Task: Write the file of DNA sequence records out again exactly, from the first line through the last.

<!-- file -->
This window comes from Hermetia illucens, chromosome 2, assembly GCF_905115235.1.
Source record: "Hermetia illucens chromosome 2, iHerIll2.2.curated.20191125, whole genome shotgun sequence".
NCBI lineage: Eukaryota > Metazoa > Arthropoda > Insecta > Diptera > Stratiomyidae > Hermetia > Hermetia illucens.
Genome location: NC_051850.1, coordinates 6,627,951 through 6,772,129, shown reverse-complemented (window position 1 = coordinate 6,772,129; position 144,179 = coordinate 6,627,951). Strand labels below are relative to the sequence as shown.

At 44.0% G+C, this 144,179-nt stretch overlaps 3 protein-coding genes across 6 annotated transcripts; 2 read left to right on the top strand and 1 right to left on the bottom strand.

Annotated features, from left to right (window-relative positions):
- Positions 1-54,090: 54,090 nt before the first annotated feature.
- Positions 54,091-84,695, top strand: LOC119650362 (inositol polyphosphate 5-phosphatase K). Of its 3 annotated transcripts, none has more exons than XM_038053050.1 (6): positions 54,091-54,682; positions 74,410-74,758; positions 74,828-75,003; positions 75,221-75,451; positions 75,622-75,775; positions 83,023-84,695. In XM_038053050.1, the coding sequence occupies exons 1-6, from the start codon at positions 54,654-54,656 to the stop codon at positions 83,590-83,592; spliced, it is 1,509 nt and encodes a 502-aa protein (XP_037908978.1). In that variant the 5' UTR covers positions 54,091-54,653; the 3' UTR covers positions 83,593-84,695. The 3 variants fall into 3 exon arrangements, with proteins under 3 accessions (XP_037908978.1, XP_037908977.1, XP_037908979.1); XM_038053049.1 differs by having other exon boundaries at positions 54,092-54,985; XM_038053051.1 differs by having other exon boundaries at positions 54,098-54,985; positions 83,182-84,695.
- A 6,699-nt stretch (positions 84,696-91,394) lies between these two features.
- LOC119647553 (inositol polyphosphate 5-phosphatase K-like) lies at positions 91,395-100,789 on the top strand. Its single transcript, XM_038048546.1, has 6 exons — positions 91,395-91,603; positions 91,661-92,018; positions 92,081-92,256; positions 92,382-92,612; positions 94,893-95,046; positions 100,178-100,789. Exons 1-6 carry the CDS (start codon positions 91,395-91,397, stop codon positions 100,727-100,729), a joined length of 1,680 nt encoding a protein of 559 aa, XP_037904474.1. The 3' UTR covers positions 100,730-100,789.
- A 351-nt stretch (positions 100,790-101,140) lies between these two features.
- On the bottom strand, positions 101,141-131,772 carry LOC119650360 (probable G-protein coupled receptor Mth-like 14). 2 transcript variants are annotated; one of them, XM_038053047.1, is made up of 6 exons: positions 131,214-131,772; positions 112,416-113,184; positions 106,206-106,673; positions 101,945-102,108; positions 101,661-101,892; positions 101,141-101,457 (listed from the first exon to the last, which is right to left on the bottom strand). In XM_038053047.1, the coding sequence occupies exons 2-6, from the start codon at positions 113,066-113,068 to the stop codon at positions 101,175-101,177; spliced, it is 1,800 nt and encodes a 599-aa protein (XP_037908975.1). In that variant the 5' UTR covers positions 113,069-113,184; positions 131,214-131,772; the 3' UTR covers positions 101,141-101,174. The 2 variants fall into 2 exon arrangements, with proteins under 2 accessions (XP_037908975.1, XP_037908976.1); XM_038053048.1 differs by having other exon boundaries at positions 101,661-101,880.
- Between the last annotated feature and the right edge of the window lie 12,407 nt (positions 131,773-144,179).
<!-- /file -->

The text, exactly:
This window comes from Hermetia illucens, chromosome 2, assembly GCF_905115235.1.
Source record: "Hermetia illucens chromosome 2, iHerIll2.2.curated.20191125, whole genome shotgun sequence".
NCBI lineage: Eukaryota > Metazoa > Arthropoda > Insecta > Diptera > Stratiomyidae > Hermetia > Hermetia illucens.
Genome location: NC_051850.1, coordinates 6,627,951 through 6,772,129, shown reverse-complemented (window position 1 = coordinate 6,772,129; position 144,179 = coordinate 6,627,951). Strand labels below are relative to the sequence as shown.

At 44.0% G+C, this 144,179-nt stretch overlaps 3 protein-coding genes across 6 annotated transcripts; 2 read left to right on the top strand and 1 right to left on the bottom strand.

Annotated features, from left to right (window-relative positions):
- Positions 1-54,090: 54,090 nt before the first annotated feature.
- Positions 54,091-84,695, top strand: LOC119650362 (inositol polyphosphate 5-phosphatase K). Of its 3 annotated transcripts, none has more exons than XM_038053050.1 (6): positions 54,091-54,682; positions 74,410-74,758; positions 74,828-75,003; positions 75,221-75,451; positions 75,622-75,775; positions 83,023-84,695. In XM_038053050.1, the coding sequence occupies exons 1-6, from the start codon at positions 54,654-54,656 to the stop codon at positions 83,590-83,592; spliced, it is 1,509 nt and encodes a 502-aa protein (XP_037908978.1). In that variant the 5' UTR covers positions 54,091-54,653; the 3' UTR covers positions 83,593-84,695. The 3 variants fall into 3 exon arrangements, with proteins under 3 accessions (XP_037908978.1, XP_037908977.1, XP_037908979.1); XM_038053049.1 differs by having other exon boundaries at positions 54,092-54,985; XM_038053051.1 differs by having other exon boundaries at positions 54,098-54,985; positions 83,182-84,695.
- A 6,699-nt stretch (positions 84,696-91,394) lies between these two features.
- LOC119647553 (inositol polyphosphate 5-phosphatase K-like) lies at positions 91,395-100,789 on the top strand. Its single transcript, XM_038048546.1, has 6 exons — positions 91,395-91,603; positions 91,661-92,018; positions 92,081-92,256; positions 92,382-92,612; positions 94,893-95,046; positions 100,178-100,789. Exons 1-6 carry the CDS (start codon positions 91,395-91,397, stop codon positions 100,727-100,729), a joined length of 1,680 nt encoding a protein of 559 aa, XP_037904474.1. The 3' UTR covers positions 100,730-100,789.
- A 351-nt stretch (positions 100,790-101,140) lies between these two features.
- On the bottom strand, positions 101,141-131,772 carry LOC119650360 (probable G-protein coupled receptor Mth-like 14). 2 transcript variants are annotated; one of them, XM_038053047.1, is made up of 6 exons: positions 131,214-131,772; positions 112,416-113,184; positions 106,206-106,673; positions 101,945-102,108; positions 101,661-101,892; positions 101,141-101,457 (listed from the first exon to the last, which is right to left on the bottom strand). In XM_038053047.1, the coding sequence occupies exons 2-6, from the start codon at positions 113,066-113,068 to the stop codon at positions 101,175-101,177; spliced, it is 1,800 nt and encodes a 599-aa protein (XP_037908975.1). In that variant the 5' UTR covers positions 113,069-113,184; positions 131,214-131,772; the 3' UTR covers positions 101,141-101,174. The 2 variants fall into 2 exon arrangements, with proteins under 2 accessions (XP_037908975.1, XP_037908976.1); XM_038053048.1 differs by having other exon boundaries at positions 101,661-101,880.
- Between the last annotated feature and the right edge of the window lie 12,407 nt (positions 131,773-144,179).